Microsoft kicked-off its Tokyo Game Show presence with a press conference, encompassing worldwide launch dates, Japanese pricing, and details on upcoming games for all territories. In addition to the big announcement about the official launch date -- Tuesday, November 22 in North America, Friday, December 2 in Europe, and Saturday, December 10 in Japan -- IGN has learned some other interesting details on backward compatibility, the launch line-up, and HDD support -- and even saw a few demos.
Hoping to make a bigger splash in Japan with the Xbox 360 than they did with the original Xbox, Microsoft announced that over 100 Japanese-targeted games are in development. Those of you who like Japanese RPGs, fighting games and other Japanese-style titles will be happy to know that we'll likely see more Japanese-developed games than we did with the original Xbox as well. However, Maruyama did say there will be region enforcements for games on the X360, so importing games from region to region may be difficult.
One question that has been on most minds is what titles can we expect on launch day? Launch titles should include Ridge Racer 6, Frame City Killer, Enchant Arm, Dead or Alive 4, Ghost Recon: Advanced Warfighter, and Every Party, among others.
Maruyama continued by broadly stating that the 360 launch is based on a worldwide model. High-Def Entertainment has three factors including High-Def sound, a system that is always online, and customization. Currently there are over 100 titles in development. The majority of these games will be launched before 2006. 66 have already been announced and over 200 titles available worldwide.
The big news which came towards the end of the conference was that the Japanese launch date is Saturday December 10th. The price excluding tax will be 37,900 yen (about $350) and every console will come with hard drive, remote control, and wireless controller. Seven titles will be available for launch with six more titles before end of January. Several more titles may be also be ready, bringing the total to more than 20 games before January. With launch there will also be a Beta test for Final Fantasy XI.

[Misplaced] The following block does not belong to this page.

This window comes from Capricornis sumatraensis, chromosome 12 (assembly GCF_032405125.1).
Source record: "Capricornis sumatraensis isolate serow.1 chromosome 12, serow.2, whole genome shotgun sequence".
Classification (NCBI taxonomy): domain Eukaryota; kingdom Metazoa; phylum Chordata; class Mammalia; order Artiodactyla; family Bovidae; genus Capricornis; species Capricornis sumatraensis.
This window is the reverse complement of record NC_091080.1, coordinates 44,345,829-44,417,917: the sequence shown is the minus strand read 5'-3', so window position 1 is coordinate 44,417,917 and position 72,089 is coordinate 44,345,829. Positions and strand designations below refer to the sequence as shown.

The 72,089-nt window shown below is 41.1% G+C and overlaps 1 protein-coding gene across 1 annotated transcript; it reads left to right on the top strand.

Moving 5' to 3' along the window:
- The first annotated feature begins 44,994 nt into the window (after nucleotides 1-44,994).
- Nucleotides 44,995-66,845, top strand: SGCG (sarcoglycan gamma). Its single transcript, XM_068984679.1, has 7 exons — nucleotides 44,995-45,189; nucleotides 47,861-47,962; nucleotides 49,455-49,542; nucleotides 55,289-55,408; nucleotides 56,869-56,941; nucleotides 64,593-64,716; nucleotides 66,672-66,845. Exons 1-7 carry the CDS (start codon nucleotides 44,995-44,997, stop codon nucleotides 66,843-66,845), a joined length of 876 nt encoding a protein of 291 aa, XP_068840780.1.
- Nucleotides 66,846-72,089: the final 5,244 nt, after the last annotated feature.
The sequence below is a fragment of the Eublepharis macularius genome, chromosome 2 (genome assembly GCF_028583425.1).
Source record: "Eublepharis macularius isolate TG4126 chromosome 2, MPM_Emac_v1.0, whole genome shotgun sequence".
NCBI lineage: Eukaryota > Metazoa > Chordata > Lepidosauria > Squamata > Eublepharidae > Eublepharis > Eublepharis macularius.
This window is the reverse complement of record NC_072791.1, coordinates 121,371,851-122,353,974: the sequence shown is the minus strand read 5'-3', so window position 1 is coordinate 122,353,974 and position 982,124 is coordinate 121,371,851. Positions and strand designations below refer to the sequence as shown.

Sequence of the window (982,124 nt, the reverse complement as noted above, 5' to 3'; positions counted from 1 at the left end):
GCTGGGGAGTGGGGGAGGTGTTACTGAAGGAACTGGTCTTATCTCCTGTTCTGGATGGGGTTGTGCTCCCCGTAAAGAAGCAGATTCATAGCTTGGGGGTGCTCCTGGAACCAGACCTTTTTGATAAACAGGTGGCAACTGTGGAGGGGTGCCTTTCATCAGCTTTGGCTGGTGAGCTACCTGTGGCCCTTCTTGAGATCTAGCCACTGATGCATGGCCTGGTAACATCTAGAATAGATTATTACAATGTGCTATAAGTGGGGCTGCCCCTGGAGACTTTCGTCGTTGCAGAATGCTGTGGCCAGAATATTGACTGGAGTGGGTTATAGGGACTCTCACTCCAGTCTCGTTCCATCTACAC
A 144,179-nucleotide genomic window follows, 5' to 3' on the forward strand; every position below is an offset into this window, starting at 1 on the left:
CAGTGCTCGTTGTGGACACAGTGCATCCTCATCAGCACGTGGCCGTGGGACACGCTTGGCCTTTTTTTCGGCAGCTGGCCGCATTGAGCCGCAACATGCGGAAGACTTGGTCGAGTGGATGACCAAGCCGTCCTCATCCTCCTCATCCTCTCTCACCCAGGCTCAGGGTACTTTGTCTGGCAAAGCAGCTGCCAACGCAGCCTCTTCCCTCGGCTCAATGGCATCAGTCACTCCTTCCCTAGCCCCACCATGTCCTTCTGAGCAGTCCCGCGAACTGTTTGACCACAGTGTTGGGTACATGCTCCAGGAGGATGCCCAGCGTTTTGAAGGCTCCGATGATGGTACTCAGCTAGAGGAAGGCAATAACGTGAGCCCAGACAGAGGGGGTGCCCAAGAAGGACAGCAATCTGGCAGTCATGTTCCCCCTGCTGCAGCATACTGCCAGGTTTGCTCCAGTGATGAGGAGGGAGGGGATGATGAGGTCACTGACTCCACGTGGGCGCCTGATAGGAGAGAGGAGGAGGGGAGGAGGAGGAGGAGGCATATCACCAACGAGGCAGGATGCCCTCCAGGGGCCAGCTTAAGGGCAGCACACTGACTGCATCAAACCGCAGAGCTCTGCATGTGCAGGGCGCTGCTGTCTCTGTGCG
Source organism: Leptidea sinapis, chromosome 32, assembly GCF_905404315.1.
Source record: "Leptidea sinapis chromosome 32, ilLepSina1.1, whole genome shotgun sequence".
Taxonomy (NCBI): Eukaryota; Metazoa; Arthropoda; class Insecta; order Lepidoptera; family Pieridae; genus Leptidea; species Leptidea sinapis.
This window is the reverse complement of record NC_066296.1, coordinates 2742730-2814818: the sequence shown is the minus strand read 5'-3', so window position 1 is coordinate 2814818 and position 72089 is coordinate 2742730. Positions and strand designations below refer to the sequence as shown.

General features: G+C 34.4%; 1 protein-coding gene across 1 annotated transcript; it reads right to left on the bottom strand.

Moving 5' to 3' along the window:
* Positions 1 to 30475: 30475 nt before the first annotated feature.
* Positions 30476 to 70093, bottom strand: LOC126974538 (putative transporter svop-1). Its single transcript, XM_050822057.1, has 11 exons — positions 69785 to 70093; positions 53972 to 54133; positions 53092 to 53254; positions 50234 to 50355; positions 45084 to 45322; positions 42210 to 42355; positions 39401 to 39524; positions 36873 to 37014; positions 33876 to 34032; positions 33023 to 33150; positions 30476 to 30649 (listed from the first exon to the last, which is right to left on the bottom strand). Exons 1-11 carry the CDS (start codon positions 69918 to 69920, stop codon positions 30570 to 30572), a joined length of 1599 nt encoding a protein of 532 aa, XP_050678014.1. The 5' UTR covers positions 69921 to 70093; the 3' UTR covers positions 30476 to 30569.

During the Q&A session after the conference, Maruyama was asking about backwards compatibility. He said pretty much the same thing we had heard before: that Microsoft will try to support backwards compatibility for as many Xbox games as possible, but that that not all Xbox games will work on the Xbox 360. Microsoft will instead focus on the popular, successful games, and release compatibility upgrades over time, most likely in the form of an Xbox Live download. Maruyama also said that Microsoft will be discussing specifics of backwards compatibility in more detail "soon."
Another hot topic at the Q&A session was the lack of HD-DVD in the launch system. Maruyama said that the HD-DVD is not needed for high definition games, obviously. However, in the future it's possible that Microsoft will add an HD-DVD to the system.
Hard drive requirements were also addressed at the conference. As far as the removable hard drive goes, the majority of Xbox 360 games have to be playable without the HDD. However, there will be some exceptions, such as Final Fantasy XI, that will require the HDD. Here's a brief summary of the answers given in the Q&A session:
- The reason the hard disk will be included because in Japan because the country has an excellent infrastructure for broadband access. Some online gameplay (FFXI) will require a hard disk. There has not yet been a decision to release a core system in Japan at this time.
- They have not yet made an announcement on the initial shipment numbers.
- Microsoft has built their current strategy based on an environment that stresses Xbox Live. They think that by showing the console and the games consumers will be naturally attracted to the system. The current effort will be drawn out over the coming years. The previous effort with Xbox 1 was not successful because of time constraints and the lack of software. Xbox 360 has been in development for a couple of years with an impressive lineup of games.
- They believe that there are benefits to being first to launch in the game market but the most important aspect is the provided software. The console is less expensive in Japan, but it is an appropriate price for the current market and one must keep in mind that fluctuating markets change the comparative cost.
- Microsoft has no plans to launch a handheld. The approach to a high definition marketplace is centered around the home and a large screen, not a handheld device.
- The current titles and the most popular titles will be prioritized as being backwards compatible. Specific games are not yet being announced but the most popular games will be backwards compatible.
- Microsoft has discussed including HD DVD in the future but the current HD display for games does not require the use of HD DVD hardware.